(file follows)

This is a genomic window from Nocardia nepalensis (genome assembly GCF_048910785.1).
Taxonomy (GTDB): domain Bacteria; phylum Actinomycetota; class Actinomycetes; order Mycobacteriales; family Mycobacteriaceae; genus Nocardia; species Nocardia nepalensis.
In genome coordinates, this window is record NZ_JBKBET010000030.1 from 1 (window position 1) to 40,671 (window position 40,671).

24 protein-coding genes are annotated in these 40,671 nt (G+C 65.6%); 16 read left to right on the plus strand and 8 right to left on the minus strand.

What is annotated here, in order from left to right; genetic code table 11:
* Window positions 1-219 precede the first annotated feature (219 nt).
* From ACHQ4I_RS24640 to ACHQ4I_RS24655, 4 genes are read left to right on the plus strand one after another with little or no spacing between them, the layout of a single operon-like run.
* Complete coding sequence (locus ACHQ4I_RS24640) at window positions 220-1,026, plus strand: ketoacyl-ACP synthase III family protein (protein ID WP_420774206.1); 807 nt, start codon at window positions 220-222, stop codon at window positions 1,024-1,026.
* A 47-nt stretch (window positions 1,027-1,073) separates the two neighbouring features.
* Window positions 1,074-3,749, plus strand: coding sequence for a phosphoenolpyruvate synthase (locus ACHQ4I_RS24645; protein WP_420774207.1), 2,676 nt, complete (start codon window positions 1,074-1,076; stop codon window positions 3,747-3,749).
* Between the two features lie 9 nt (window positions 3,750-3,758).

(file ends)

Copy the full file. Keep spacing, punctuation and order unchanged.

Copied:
This is a genomic window from Nocardia nepalensis (genome assembly GCF_048910785.1).
Taxonomy (GTDB): domain Bacteria; phylum Actinomycetota; class Actinomycetes; order Mycobacteriales; family Mycobacteriaceae; genus Nocardia; species Nocardia nepalensis.
In genome coordinates, this window is record NZ_JBKBET010000030.1 from 1 (window position 1) to 40,671 (window position 40,671).

24 protein-coding genes are annotated in these 40,671 nt (G+C 65.6%); 16 read left to right on the plus strand and 8 right to left on the minus strand.

What is annotated here, in order from left to right; genetic code table 11:
* Window positions 1-219 precede the first annotated feature (219 nt).
* From ACHQ4I_RS24640 to ACHQ4I_RS24655, 4 genes are read left to right on the plus strand one after another with little or no spacing between them, the layout of a single operon-like run.
* Complete coding sequence (locus ACHQ4I_RS24640) at window positions 220-1,026, plus strand: ketoacyl-ACP synthase III family protein (protein ID WP_420774206.1); 807 nt, start codon at window positions 220-222, stop codon at window positions 1,024-1,026.
* A 47-nt stretch (window positions 1,027-1,073) separates the two neighbouring features.
* Window positions 1,074-3,749, plus strand: coding sequence for a phosphoenolpyruvate synthase (locus ACHQ4I_RS24645; protein WP_420774207.1), 2,676 nt, complete (start codon window positions 1,074-1,076; stop codon window positions 3,747-3,749).
* Between the two features lie 9 nt (window positions 3,750-3,758).